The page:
Formal dress shirt fabric: is there a standard?

Discussion in 'Classic Menswear' started by Amiro555, Jan 22, 2016.

  1. Amiro555

    Amiro555 Member

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    Hello all,

    I am getting married soon and have a question regarding the white shirt that's going to go with my black tux. I assume this is a standard formal wear question and not necessarily wedding attire related so I did not post this in the wedding attire forum. The look I am going for with the shirt is: French cuff, pinpoint collar, plain front (no pleats), black bow tie, and studs/cufflinks.

    Aside from the obvious 100% cotton, there are dress shirt that are thicker and feel much softer on both sides (almost like new cotton socks). Other 100% cotton dress shirts are sometimes thin to the point of some transparency and have harder feeling fabrics. When these thin shirts are not transparent, they often show the lines of the undershirt sleeves on the outside.

    My questions:

    1. The thinner ones always appeared less formal to me but I was wondering if the thicker/softer shirts were a standard with formal wear?

    2. Is it acceptable/recommended for the formal white shirt to have fabric patterns such as striping or herringbone? The thicker whiter shirts I was referring to above often seem to come with these patterns. Does this make any difference for me wearing it as groom? This is an example for these patterns:
    [​IMG]
     
    Last edited: Jan 22, 2016


  2. Wayward

    Wayward Senior member

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    Tuxedo shirts should all have a bib, either in a marcella or a pleated front. Without the bib, it's just a business/dress shirt and inappropriate for black tie. If you don't like pleats, then go for marcella. Also, you mentioned studs/cufflinks. Those aren't interchangeable, so I assume you meant shirt studs and cufflinks. Dress shirts can't accommodate shirt studs, only tuxedo shirts. Alternatively, for a clean front, then also look for those with a hidden placket, or fly front.
     


  3. mafoofan

    mafoofan THE FOO Dubiously Honored

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    Don't wear an undershirt under your dinner shirt.

    Very classic approach would be cotton voile for the body and sleeves, which is almost translucent. Then, collar, cuffs and bib in pique.

    The voile will keep you cooler under your jacket.
     


  4. Amiro555

    Amiro555 Member

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    Thank you both for your great help! I've learned new things from both your messages.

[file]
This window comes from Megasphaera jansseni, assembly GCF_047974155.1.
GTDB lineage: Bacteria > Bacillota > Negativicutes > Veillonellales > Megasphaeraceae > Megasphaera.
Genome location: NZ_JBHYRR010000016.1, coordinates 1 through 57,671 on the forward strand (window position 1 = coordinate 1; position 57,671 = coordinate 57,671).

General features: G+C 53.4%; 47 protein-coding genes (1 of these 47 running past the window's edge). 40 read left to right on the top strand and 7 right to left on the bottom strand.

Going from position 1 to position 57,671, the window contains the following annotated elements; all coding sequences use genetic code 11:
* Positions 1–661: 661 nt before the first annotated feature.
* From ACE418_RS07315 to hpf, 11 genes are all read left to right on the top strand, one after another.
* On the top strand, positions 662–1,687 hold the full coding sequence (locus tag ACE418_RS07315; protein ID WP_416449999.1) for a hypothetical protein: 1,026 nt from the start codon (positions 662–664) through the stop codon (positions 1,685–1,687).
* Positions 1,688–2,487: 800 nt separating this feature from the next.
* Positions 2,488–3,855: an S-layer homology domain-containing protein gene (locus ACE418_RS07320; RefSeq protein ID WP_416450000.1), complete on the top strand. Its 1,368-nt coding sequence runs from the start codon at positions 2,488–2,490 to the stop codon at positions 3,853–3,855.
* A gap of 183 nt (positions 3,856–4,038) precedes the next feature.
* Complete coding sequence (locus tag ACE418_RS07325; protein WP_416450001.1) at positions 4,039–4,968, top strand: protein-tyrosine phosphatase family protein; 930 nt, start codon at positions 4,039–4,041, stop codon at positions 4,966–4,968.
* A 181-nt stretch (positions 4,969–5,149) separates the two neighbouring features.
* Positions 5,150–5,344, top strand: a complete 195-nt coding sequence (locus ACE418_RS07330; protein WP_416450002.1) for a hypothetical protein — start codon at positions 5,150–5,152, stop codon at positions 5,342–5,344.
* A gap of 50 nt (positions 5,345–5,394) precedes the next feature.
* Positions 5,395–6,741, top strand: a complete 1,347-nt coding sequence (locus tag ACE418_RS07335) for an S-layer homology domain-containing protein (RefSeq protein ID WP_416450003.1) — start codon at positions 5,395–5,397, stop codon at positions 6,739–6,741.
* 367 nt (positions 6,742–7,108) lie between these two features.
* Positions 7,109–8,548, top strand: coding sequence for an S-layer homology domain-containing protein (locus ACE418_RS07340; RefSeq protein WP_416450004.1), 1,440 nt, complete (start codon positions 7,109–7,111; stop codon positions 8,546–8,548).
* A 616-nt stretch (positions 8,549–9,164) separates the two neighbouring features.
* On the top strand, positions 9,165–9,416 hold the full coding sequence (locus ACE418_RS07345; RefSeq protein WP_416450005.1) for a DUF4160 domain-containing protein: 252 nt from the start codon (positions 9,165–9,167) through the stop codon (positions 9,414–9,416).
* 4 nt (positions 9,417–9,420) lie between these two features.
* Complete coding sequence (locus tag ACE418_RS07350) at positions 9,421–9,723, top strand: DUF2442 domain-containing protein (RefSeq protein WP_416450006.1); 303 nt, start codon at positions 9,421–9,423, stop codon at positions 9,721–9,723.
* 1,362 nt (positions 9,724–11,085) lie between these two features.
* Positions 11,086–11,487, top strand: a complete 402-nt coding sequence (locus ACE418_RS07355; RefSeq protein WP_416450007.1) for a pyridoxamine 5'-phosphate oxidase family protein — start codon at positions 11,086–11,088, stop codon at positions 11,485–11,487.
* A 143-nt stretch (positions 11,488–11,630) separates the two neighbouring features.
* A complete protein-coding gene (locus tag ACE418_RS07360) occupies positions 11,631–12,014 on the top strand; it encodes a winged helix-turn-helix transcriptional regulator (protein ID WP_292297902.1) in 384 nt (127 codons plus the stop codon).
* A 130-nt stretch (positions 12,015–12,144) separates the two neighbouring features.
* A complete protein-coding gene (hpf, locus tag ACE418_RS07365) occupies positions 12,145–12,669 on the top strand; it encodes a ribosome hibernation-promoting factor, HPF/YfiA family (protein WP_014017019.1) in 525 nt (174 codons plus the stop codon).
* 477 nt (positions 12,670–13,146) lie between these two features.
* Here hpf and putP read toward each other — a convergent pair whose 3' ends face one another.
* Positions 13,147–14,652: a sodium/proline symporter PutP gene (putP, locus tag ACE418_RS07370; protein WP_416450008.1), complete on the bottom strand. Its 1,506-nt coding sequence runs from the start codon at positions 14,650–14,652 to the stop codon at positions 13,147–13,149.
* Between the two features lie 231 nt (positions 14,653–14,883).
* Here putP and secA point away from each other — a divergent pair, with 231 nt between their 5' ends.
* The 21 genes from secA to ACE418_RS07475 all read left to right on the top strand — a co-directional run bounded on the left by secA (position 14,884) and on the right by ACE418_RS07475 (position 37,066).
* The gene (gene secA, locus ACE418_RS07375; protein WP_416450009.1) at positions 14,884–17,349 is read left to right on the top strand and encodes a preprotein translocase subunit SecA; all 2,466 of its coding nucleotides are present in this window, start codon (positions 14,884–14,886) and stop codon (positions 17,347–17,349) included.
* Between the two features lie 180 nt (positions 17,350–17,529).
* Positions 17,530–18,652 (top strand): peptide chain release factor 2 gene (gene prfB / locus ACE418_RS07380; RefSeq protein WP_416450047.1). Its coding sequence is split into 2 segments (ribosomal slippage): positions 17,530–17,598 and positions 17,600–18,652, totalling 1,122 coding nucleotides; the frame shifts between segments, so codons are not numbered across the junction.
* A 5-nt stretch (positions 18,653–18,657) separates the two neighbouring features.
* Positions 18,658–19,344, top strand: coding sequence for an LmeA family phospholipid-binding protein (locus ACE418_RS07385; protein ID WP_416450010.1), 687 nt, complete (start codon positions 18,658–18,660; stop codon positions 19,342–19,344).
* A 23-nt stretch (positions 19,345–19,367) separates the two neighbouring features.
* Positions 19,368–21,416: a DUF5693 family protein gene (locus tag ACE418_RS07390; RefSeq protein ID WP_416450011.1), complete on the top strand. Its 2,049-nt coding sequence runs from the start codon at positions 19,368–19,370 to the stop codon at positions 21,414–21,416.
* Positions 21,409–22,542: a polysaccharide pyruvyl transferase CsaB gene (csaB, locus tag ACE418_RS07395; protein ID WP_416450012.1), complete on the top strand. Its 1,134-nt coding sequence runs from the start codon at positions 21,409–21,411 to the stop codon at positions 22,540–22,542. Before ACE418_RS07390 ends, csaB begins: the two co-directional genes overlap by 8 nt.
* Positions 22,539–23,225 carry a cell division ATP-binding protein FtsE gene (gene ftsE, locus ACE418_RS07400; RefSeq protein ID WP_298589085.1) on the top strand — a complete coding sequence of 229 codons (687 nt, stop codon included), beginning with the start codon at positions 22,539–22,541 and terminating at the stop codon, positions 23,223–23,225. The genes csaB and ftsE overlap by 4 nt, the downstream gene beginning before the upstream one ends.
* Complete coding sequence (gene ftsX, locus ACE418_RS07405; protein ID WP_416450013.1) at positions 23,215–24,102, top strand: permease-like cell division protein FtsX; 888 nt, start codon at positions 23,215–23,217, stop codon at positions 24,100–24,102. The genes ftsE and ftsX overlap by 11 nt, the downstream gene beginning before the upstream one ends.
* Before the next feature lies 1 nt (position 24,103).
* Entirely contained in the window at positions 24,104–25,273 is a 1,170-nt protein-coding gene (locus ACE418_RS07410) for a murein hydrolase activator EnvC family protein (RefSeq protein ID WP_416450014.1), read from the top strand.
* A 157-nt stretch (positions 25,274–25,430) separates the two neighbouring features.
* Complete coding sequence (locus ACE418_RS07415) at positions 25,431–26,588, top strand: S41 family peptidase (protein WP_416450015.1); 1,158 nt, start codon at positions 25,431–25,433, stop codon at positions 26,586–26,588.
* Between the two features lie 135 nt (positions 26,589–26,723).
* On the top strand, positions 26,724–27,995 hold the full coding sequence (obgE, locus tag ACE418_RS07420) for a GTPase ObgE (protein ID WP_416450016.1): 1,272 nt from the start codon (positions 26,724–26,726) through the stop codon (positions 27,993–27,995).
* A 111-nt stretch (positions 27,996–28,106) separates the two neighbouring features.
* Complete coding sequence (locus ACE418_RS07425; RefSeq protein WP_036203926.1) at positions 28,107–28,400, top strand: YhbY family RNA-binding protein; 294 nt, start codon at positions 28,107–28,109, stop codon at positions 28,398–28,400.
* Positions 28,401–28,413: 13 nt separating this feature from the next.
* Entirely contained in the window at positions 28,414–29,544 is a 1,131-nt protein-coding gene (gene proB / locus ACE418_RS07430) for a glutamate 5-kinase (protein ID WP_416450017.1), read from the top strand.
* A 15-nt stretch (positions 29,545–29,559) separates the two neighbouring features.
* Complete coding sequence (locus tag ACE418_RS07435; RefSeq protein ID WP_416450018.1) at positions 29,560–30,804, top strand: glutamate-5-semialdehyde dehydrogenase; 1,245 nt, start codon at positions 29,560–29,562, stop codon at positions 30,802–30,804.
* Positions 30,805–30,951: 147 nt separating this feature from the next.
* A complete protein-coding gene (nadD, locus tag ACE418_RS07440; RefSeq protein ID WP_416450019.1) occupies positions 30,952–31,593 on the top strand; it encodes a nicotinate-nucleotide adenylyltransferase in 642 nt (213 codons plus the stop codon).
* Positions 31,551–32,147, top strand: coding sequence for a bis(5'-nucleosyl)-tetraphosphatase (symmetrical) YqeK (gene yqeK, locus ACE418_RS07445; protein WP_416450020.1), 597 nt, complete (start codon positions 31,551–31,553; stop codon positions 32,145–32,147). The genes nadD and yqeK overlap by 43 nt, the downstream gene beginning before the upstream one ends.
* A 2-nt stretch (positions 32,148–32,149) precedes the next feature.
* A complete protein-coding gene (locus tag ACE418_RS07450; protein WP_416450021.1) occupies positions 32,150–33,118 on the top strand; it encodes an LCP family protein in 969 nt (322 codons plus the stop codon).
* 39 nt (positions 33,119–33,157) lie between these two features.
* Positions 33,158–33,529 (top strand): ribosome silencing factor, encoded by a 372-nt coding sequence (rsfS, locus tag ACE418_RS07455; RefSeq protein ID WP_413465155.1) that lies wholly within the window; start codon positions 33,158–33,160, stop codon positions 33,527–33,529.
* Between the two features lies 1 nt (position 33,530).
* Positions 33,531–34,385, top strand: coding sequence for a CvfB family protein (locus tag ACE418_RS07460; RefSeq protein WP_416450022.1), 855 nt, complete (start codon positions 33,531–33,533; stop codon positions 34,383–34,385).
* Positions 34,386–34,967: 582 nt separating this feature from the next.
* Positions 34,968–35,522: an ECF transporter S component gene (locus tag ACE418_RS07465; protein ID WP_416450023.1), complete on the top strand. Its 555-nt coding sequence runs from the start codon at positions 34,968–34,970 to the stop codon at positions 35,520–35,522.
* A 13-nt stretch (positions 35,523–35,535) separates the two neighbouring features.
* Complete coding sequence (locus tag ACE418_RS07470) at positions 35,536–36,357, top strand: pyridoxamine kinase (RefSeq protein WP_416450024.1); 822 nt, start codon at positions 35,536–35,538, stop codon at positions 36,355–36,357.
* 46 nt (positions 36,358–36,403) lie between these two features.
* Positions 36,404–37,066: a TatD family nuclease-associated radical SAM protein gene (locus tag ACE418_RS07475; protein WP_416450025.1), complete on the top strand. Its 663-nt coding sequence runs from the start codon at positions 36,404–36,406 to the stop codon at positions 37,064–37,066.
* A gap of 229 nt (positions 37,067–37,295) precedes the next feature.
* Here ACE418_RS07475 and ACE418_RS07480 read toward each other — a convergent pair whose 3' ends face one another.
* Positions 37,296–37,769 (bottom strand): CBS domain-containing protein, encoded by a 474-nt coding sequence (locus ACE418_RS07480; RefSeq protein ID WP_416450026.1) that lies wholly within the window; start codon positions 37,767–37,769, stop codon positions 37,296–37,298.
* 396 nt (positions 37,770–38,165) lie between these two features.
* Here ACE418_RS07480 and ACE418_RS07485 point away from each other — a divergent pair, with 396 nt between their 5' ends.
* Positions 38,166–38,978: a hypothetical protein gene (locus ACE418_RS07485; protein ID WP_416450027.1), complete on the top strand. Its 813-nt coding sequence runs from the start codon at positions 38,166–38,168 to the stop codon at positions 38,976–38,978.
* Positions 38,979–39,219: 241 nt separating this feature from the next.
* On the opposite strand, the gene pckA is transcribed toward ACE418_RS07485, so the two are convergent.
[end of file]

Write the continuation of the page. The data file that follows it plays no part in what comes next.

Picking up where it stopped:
Mafoofan - I always wear an undershirt under any dress shirt as my deodorants tends do horrible things to any fabric to with they come in contact. This is a wedding and I am the groom so there is going to be a good amount of dancing and inevitable sweating regardless of what I am wearing. I would think differently if this was a lower energy formal evening that consisted mostly of table-side sitting.
     


  5. Shirtmaven

    Shirtmaven Senior member Dubiously Honored

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    the last SFer who walked in my shop and asked for Voile got a bit of a surprise..
    are you wearing a 14 oz Wool barrathea with a vest?
    if yes, sure.. go for voile.

    For those reading, in this country, Marcella is know as Birdseye Pique.
     


  6. Shirtmaven

    Shirtmaven Senior member Dubiously Honored

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    go and buy a trim fitting moister wicking t-shirt. Uniqlo sells a good one.

    also consider getting 2 shirts. If you are very hot and sweaty, you can change at some point.
     


  7. Shirtmaven

    Shirtmaven Senior member Dubiously Honored

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  8. Viral

    Viral Senior member

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    why not broadcloth 120's?
     


  9. SartodiNapoli

    SartodiNapoli Senior member

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    very formal; poplin
    Voile is the most light fabric, usually 65 grams/meter, only for July/ August and always with the jacket on, since specially in white, is very transparent.
     
    Last edited: Jan 23, 2016


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